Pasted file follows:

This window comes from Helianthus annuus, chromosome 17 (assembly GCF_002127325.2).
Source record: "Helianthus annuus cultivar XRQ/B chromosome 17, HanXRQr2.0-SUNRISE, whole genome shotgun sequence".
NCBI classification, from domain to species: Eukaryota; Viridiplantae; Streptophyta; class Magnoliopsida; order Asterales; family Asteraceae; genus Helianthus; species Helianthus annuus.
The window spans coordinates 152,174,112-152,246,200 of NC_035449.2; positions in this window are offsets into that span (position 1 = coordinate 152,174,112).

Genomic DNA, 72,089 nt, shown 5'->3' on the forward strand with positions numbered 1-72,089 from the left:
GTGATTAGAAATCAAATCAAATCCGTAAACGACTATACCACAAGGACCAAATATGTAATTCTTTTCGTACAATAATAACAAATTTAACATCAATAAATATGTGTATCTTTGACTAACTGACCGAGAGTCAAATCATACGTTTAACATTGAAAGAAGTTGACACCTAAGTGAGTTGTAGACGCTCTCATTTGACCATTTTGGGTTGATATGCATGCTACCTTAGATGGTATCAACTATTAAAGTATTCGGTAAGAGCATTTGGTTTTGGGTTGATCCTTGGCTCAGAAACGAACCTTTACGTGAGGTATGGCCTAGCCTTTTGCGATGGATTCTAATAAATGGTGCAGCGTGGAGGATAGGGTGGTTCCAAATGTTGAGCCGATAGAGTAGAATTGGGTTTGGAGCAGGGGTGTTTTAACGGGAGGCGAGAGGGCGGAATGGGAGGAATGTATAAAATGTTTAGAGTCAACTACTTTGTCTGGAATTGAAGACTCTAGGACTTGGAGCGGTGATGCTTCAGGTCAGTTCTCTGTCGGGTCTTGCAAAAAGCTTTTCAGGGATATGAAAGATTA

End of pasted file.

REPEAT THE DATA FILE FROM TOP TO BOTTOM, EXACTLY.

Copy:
This window comes from Helianthus annuus, chromosome 17 (assembly GCF_002127325.2).
Source record: "Helianthus annuus cultivar XRQ/B chromosome 17, HanXRQr2.0-SUNRISE, whole genome shotgun sequence".
NCBI classification, from domain to species: Eukaryota; Viridiplantae; Streptophyta; class Magnoliopsida; order Asterales; family Asteraceae; genus Helianthus; species Helianthus annuus.
The window spans coordinates 152,174,112-152,246,200 of NC_035449.2; positions in this window are offsets into that span (position 1 = coordinate 152,174,112).

Genomic DNA, 72,089 nt, shown 5'->3' on the forward strand with positions numbered 1-72,089 from the left:
GTGATTAGAAATCAAATCAAATCCGTAAACGACTATACCACAAGGACCAAATATGTAATTCTTTTCGTACAATAATAACAAATTTAACATCAATAAATATGTGTATCTTTGACTAACTGACCGAGAGTCAAATCATACGTTTAACATTGAAAGAAGTTGACACCTAAGTGAGTTGTAGACGCTCTCATTTGACCATTTTGGGTTGATATGCATGCTACCTTAGATGGTATCAACTATTAAAGTATTCGGTAAGAGCATTTGGTTTTGGGTTGATCCTTGGCTCAGAAACGAACCTTTACGTGAGGTATGGCCTAGCCTTTTGCGATGGATTCTAATAAATGGTGCAGCGTGGAGGATAGGGTGGTTCCAAATGTTGAGCCGATAGAGTAGAATTGGGTTTGGAGCAGGGGTGTTTTAACGGGAGGCGAGAGGGCGGAATGGGAGGAATGTATAAAATGTTTAGAGTCAACTACTTTGTCTGGAATTGAAGACTCTAGGACTTGGAGCGGTGATGCTTCAGGTCAGTTCTCTGTCGGGTCTTGCAAAAAGCTTTTCAGGGATATGAAAGATTA